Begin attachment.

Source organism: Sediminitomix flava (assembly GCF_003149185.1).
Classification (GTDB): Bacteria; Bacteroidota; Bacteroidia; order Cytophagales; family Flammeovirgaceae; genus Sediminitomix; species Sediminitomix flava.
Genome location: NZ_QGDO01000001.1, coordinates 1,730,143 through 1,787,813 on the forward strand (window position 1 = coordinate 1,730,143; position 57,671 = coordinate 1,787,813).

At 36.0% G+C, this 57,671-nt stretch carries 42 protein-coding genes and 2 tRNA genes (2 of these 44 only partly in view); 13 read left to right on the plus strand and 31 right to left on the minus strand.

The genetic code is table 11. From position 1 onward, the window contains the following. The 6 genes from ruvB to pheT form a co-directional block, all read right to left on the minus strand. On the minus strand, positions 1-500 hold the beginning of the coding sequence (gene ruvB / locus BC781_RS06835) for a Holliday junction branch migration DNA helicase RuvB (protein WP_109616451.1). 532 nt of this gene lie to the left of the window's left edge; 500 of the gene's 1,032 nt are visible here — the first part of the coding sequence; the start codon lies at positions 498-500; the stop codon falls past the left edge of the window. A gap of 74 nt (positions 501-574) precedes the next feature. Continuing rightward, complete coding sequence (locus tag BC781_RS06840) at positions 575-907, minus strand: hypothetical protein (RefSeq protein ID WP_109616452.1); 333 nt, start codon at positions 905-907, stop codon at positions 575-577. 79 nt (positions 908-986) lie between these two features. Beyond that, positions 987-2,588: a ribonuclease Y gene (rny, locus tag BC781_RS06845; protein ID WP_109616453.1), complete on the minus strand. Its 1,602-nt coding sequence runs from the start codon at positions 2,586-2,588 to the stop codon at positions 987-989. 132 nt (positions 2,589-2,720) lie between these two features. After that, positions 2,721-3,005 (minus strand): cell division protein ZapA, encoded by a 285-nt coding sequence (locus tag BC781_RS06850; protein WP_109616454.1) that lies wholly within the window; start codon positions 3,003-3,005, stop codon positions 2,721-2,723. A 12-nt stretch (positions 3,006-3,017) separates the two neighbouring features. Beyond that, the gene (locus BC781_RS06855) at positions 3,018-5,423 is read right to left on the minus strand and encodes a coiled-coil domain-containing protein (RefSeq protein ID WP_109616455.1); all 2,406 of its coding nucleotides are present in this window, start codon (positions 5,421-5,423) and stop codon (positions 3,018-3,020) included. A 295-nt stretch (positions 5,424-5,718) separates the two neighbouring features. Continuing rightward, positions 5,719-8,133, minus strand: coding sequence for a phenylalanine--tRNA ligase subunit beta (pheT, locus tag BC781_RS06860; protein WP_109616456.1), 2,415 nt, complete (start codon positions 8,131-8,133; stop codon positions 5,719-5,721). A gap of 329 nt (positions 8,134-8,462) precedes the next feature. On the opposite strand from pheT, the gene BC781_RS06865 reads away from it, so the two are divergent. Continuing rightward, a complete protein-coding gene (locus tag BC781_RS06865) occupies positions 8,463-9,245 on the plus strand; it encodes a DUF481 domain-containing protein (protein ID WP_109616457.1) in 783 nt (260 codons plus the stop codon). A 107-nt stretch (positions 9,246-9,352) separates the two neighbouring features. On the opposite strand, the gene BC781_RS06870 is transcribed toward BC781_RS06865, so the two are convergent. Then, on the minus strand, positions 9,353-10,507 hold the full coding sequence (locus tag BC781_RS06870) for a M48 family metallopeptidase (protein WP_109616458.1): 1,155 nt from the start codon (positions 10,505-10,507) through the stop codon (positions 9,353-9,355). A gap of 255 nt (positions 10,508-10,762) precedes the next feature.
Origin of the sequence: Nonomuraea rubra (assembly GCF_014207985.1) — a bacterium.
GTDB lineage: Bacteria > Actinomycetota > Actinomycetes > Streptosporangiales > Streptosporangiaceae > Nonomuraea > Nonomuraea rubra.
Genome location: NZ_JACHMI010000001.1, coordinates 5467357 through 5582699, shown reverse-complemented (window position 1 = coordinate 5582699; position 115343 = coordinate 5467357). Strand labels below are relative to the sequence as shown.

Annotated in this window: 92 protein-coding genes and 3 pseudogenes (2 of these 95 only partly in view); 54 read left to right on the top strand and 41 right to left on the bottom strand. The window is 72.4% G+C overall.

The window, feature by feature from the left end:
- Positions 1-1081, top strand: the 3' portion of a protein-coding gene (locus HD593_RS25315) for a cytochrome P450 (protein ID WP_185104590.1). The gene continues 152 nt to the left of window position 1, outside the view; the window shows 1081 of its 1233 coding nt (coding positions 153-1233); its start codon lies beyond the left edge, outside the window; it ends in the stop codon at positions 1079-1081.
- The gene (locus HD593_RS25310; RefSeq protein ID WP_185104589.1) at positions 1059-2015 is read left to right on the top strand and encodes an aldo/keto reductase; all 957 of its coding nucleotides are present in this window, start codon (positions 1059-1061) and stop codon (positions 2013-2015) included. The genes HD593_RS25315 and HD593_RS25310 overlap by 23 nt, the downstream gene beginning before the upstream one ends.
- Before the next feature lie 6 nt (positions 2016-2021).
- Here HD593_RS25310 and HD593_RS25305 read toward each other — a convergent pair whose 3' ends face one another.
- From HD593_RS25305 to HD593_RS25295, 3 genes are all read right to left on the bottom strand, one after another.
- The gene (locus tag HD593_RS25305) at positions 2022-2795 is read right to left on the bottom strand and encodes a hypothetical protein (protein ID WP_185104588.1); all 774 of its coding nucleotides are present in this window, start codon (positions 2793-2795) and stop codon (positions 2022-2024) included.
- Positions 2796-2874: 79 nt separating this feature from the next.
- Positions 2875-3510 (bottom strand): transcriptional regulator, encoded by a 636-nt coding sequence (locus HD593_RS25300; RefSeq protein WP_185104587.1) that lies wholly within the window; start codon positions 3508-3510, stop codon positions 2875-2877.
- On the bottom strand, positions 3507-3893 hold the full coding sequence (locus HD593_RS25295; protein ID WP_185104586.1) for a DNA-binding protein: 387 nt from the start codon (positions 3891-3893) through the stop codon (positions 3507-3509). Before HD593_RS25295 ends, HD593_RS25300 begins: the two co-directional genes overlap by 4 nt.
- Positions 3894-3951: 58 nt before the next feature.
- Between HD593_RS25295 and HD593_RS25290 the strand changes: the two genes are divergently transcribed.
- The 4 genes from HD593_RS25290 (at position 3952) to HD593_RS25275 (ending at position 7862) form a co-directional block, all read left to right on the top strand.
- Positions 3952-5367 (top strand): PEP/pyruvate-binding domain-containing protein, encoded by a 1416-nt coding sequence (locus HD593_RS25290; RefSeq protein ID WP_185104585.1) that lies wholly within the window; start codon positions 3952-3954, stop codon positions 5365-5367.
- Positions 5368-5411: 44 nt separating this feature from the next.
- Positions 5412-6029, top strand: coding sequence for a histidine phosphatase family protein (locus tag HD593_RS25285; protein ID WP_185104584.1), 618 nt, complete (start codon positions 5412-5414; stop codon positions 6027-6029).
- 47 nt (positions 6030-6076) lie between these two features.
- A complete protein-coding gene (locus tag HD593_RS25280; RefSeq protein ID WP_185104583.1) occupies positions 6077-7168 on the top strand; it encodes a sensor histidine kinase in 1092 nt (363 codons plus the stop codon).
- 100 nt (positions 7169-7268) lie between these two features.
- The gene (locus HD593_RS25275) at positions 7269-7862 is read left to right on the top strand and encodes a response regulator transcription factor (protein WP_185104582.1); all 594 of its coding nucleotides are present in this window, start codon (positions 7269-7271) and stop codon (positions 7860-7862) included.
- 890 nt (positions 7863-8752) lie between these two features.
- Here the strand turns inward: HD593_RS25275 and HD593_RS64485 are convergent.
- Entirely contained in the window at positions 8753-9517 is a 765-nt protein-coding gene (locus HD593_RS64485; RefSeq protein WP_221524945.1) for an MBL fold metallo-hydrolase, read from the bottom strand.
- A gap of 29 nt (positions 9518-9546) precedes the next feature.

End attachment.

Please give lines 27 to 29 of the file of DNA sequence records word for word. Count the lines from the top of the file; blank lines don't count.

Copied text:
- A complete protein-coding gene (locus tag HD593_RS25280; RefSeq protein ID WP_185104583.1) occupies positions 6077-7168 on the top strand; it encodes a sensor histidine kinase in 1092 nt (363 codons plus the stop codon).
- 100 nt (positions 7169-7268) lie between these two features.
- The gene (locus HD593_RS25275) at positions 7269-7862 is read left to right on the top strand and encodes a response regulator transcription factor (protein WP_185104582.1); all 594 of its coding nucleotides are present in this window, start codon (positions 7269-7271) and stop codon (positions 7860-7862) included.